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'The Blind Side' Star Michael Oher Says $300 Million Film Hurt His NFL Career: 'I Don't Like That Movie'

blind side

The 2009 film "The Blind Side" earned over $300 million at the box office and scored an Academy Award nomination, but the lead character in the story, Michael Oher, says its popularity "downgraded" his NFL career.

Oher, who was portrayed by Quinton Aaron in the critically-acclaimed film, was the inspiration behind author Michael Lewis' best-selling true story, The Blind Side. Adapted to film, "The Blind Side" starred Sandra Bullock and followed Oher's struggle with poverty before he was adopted by a devoutly Christian white family.

The real-life athlete went on to play football at the University of Mississippi before the Ravens picked him in the first round of the 2009 NFL draft. Today, however, Oher says the film has diminished his career.

"People look at me, and they take things away from me because of a movie," Oher said Wednesday, according to an report. "They don't really see the skills and the kind of player I am. That's why I got downgraded so much, because of something off the field."

The athlete, who plays for the Carolina Panthers, addressed the film after getting into a fight with second-year defensive end Kony Ealy during Wednesday's minicamp practice, which Oher said was the result of having to prove his worth to the team.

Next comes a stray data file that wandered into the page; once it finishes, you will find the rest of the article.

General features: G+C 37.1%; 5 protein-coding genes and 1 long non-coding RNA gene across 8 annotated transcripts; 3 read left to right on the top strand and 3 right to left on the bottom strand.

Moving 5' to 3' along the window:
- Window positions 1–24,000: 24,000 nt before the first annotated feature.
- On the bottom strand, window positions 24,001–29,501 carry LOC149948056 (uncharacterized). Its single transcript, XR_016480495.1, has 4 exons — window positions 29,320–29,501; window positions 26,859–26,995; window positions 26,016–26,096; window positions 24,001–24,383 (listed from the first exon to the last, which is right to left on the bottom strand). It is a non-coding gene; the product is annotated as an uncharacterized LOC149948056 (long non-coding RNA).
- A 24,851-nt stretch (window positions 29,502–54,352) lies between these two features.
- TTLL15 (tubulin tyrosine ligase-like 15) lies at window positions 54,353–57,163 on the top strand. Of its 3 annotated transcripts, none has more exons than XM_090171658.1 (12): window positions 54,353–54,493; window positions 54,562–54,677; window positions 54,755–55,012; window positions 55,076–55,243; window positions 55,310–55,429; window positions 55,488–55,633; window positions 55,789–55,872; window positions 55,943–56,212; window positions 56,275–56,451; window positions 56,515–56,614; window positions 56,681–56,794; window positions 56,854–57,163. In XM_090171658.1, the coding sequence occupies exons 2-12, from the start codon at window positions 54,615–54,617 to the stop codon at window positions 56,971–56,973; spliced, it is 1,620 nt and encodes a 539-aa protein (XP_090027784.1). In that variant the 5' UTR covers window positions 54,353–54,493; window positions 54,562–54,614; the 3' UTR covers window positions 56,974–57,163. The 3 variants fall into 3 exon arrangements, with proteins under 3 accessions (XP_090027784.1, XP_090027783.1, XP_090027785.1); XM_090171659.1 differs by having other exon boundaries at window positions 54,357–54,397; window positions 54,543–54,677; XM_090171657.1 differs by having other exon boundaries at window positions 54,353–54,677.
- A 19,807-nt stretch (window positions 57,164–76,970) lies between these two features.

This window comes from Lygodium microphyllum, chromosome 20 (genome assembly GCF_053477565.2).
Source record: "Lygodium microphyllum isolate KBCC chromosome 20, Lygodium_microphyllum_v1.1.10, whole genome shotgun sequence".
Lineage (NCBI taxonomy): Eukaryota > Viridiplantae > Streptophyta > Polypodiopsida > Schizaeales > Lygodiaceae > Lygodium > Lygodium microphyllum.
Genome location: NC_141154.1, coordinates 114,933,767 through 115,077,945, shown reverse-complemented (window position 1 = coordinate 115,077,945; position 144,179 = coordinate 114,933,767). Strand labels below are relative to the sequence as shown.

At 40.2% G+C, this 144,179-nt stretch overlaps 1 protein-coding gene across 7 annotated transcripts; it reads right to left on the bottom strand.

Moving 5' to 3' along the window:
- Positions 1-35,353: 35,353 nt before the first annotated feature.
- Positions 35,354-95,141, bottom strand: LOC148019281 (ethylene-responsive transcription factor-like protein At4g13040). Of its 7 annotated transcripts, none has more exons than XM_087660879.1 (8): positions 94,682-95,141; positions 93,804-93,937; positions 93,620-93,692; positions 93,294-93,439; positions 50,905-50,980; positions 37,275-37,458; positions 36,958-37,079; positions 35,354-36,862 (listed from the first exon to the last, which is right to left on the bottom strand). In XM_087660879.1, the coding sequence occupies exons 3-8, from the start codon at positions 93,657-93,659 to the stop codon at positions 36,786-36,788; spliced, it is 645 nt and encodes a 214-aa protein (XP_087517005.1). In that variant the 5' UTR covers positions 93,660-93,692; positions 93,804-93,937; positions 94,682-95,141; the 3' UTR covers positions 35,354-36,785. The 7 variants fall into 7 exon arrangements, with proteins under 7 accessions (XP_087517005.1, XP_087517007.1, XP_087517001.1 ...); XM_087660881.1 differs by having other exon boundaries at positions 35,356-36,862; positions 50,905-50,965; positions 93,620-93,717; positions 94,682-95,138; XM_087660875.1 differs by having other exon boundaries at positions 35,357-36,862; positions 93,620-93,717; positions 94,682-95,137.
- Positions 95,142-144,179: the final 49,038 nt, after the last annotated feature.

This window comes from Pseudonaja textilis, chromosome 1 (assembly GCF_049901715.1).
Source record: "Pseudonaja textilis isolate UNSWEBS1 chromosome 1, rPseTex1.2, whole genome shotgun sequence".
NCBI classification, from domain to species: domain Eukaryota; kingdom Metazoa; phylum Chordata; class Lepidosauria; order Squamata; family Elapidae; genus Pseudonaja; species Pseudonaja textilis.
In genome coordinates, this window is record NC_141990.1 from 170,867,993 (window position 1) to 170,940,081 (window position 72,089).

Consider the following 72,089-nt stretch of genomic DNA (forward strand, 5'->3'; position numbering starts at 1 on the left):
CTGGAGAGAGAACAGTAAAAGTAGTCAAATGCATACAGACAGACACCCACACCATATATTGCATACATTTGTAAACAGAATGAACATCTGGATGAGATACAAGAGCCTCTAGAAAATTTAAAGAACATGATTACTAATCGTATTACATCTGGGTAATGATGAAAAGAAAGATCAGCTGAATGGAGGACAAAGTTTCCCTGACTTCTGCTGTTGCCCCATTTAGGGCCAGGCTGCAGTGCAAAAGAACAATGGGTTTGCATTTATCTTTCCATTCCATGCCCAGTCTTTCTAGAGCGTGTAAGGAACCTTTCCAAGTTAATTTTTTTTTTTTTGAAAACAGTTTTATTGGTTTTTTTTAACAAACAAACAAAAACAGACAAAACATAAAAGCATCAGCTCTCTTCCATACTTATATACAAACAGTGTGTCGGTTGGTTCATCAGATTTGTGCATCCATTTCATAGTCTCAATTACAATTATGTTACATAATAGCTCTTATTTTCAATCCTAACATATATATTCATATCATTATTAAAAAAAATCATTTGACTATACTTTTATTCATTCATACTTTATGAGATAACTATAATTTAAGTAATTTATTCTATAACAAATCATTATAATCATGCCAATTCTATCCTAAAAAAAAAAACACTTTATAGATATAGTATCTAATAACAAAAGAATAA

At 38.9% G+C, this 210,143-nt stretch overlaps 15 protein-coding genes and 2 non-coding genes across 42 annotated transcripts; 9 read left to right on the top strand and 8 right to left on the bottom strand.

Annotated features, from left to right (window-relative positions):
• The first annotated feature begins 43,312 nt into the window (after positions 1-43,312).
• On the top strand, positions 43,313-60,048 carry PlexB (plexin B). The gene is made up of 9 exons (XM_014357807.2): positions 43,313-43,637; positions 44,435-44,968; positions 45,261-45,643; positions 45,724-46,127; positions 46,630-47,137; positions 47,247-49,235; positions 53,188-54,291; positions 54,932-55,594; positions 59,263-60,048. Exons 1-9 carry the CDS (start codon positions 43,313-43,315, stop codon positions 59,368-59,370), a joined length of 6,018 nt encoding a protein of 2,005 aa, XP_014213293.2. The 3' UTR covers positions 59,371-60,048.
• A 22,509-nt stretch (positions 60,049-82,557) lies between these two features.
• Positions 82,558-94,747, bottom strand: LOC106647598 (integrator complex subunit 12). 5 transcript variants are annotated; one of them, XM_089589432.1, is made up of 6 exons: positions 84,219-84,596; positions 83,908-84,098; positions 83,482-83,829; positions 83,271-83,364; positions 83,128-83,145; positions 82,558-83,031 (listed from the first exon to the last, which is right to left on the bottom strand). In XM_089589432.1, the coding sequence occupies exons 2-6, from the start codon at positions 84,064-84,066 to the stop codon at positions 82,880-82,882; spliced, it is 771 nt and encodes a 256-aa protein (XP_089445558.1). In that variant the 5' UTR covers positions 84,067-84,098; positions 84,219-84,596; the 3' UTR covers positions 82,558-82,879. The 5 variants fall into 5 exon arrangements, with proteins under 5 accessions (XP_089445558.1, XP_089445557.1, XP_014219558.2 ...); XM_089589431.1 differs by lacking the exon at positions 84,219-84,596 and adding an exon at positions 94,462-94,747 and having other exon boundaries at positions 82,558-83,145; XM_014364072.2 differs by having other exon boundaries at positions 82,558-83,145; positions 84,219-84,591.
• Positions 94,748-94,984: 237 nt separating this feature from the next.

"This stuff, calling me a bust, people saying if I can play or not… that has nothing to do with football," said the athlete. "It's something else off the field. That's why I don't like that movie."

Oher also claims that the film has "taken away from" his athletic abilities since people are scrutinizing him on "every single play."

"I'm getting watched for everything," he said. "I know what type of player I am. Everybody else that I know knows that type of player I am. So that kind of stuff doesn't worry me."

"The Blind Side," which earned Bullock an Academy Award, has also come under fire for containing explicit profanity, such as God's name being used in vain, and a racial slur. Although the film is an inspirational story of Christian compassion and hope, LifeWay removed it from store shelves.

Some outspoken evangelical Christians, such as best-selling author Eric Metaxas, expressed disapproval of LifeWay's decision.

"I'm kind of upset. A great movie was pulled from the shelves of a Christian bookstore chain," said Eric Metaxas at the time during an interview on  Breakpoint Radio. "I'm as concerned about the cultural messages as anyone. I'm a father. But there's a right way and a wrong way to do this — the wrong way definitely includes the permanent state of umbrage that many Christians seem to exhibit. They seem to have confused being salt and light with being curmudgeons."

follow me on Twitter @emmakoonse

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